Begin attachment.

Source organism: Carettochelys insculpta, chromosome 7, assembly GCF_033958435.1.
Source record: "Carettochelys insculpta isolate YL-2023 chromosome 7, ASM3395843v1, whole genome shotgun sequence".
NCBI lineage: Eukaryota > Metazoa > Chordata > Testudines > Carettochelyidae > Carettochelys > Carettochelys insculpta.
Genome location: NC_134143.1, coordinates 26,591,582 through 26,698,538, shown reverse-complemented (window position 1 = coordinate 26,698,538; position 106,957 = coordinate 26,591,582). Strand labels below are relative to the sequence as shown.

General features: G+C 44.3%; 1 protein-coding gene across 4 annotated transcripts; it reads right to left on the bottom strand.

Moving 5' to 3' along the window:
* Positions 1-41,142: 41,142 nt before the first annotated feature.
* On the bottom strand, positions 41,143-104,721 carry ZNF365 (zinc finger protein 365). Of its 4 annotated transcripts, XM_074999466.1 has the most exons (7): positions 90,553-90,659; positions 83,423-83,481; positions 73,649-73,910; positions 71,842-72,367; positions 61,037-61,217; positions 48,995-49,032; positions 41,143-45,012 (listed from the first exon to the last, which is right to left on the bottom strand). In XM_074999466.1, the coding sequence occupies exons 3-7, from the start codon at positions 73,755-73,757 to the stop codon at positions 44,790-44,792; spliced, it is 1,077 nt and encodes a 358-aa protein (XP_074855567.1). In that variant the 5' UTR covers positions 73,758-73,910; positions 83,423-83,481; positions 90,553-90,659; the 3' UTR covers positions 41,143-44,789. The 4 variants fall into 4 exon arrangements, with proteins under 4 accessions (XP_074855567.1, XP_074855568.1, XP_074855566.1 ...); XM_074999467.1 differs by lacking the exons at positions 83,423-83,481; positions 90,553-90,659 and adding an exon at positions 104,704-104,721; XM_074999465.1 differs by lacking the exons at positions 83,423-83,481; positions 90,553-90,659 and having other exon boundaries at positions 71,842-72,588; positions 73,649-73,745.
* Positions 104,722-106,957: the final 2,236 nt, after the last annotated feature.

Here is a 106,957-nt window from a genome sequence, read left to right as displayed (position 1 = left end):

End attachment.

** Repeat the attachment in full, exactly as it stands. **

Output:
Source organism: Carettochelys insculpta, chromosome 7, assembly GCF_033958435.1.
Source record: "Carettochelys insculpta isolate YL-2023 chromosome 7, ASM3395843v1, whole genome shotgun sequence".
NCBI lineage: Eukaryota > Metazoa > Chordata > Testudines > Carettochelyidae > Carettochelys > Carettochelys insculpta.
Genome location: NC_134143.1, coordinates 26,591,582 through 26,698,538, shown reverse-complemented (window position 1 = coordinate 26,698,538; position 106,957 = coordinate 26,591,582). Strand labels below are relative to the sequence as shown.

General features: G+C 44.3%; 1 protein-coding gene across 4 annotated transcripts; it reads right to left on the bottom strand.

Moving 5' to 3' along the window:
* Positions 1-41,142: 41,142 nt before the first annotated feature.
* On the bottom strand, positions 41,143-104,721 carry ZNF365 (zinc finger protein 365). Of its 4 annotated transcripts, XM_074999466.1 has the most exons (7): positions 90,553-90,659; positions 83,423-83,481; positions 73,649-73,910; positions 71,842-72,367; positions 61,037-61,217; positions 48,995-49,032; positions 41,143-45,012 (listed from the first exon to the last, which is right to left on the bottom strand). In XM_074999466.1, the coding sequence occupies exons 3-7, from the start codon at positions 73,755-73,757 to the stop codon at positions 44,790-44,792; spliced, it is 1,077 nt and encodes a 358-aa protein (XP_074855567.1). In that variant the 5' UTR covers positions 73,758-73,910; positions 83,423-83,481; positions 90,553-90,659; the 3' UTR covers positions 41,143-44,789. The 4 variants fall into 4 exon arrangements, with proteins under 4 accessions (XP_074855567.1, XP_074855568.1, XP_074855566.1 ...); XM_074999467.1 differs by lacking the exons at positions 83,423-83,481; positions 90,553-90,659 and adding an exon at positions 104,704-104,721; XM_074999465.1 differs by lacking the exons at positions 83,423-83,481; positions 90,553-90,659 and having other exon boundaries at positions 71,842-72,588; positions 73,649-73,745.
* Positions 104,722-106,957: the final 2,236 nt, after the last annotated feature.

Here is a 106,957-nt window from a genome sequence, read left to right as displayed (position 1 = left end):